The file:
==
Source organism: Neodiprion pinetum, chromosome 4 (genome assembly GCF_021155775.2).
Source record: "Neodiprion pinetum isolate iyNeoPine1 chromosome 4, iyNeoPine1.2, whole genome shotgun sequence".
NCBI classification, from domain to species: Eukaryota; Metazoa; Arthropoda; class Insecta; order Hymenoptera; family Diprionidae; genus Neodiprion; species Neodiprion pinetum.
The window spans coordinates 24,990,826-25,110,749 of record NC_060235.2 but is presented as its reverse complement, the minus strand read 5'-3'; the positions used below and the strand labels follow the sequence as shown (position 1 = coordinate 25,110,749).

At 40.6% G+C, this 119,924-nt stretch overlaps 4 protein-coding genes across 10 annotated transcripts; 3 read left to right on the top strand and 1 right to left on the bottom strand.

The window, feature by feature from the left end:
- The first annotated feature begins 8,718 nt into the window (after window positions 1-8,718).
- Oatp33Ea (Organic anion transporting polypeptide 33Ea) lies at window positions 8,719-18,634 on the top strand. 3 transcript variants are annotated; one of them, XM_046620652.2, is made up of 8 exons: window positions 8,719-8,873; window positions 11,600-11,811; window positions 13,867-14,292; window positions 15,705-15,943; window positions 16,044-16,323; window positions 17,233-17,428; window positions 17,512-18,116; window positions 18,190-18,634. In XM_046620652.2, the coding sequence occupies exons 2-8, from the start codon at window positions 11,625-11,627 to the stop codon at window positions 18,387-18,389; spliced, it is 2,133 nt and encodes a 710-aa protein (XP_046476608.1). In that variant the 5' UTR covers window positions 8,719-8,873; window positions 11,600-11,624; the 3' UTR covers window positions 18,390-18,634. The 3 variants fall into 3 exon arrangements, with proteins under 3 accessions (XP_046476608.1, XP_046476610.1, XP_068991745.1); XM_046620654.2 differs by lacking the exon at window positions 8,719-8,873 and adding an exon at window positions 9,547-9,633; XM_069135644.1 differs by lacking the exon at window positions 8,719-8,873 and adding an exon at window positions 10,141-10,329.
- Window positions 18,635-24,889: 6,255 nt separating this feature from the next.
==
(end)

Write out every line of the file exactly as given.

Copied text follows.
Source organism: Neodiprion pinetum, chromosome 4 (genome assembly GCF_021155775.2).
Source record: "Neodiprion pinetum isolate iyNeoPine1 chromosome 4, iyNeoPine1.2, whole genome shotgun sequence".
NCBI classification, from domain to species: Eukaryota; Metazoa; Arthropoda; class Insecta; order Hymenoptera; family Diprionidae; genus Neodiprion; species Neodiprion pinetum.
The window spans coordinates 24,990,826-25,110,749 of record NC_060235.2 but is presented as its reverse complement, the minus strand read 5'-3'; the positions used below and the strand labels follow the sequence as shown (position 1 = coordinate 25,110,749).

At 40.6% G+C, this 119,924-nt stretch overlaps 4 protein-coding genes across 10 annotated transcripts; 3 read left to right on the top strand and 1 right to left on the bottom strand.

The window, feature by feature from the left end:
- The first annotated feature begins 8,718 nt into the window (after window positions 1-8,718).
- Oatp33Ea (Organic anion transporting polypeptide 33Ea) lies at window positions 8,719-18,634 on the top strand. 3 transcript variants are annotated; one of them, XM_046620652.2, is made up of 8 exons: window positions 8,719-8,873; window positions 11,600-11,811; window positions 13,867-14,292; window positions 15,705-15,943; window positions 16,044-16,323; window positions 17,233-17,428; window positions 17,512-18,116; window positions 18,190-18,634. In XM_046620652.2, the coding sequence occupies exons 2-8, from the start codon at window positions 11,625-11,627 to the stop codon at window positions 18,387-18,389; spliced, it is 2,133 nt and encodes a 710-aa protein (XP_046476608.1). In that variant the 5' UTR covers window positions 8,719-8,873; window positions 11,600-11,624; the 3' UTR covers window positions 18,390-18,634. The 3 variants fall into 3 exon arrangements, with proteins under 3 accessions (XP_046476608.1, XP_046476610.1, XP_068991745.1); XM_046620654.2 differs by lacking the exon at window positions 8,719-8,873 and adding an exon at window positions 9,547-9,633; XM_069135644.1 differs by lacking the exon at window positions 8,719-8,873 and adding an exon at window positions 10,141-10,329.
- Window positions 18,635-24,889: 6,255 nt separating this feature from the next.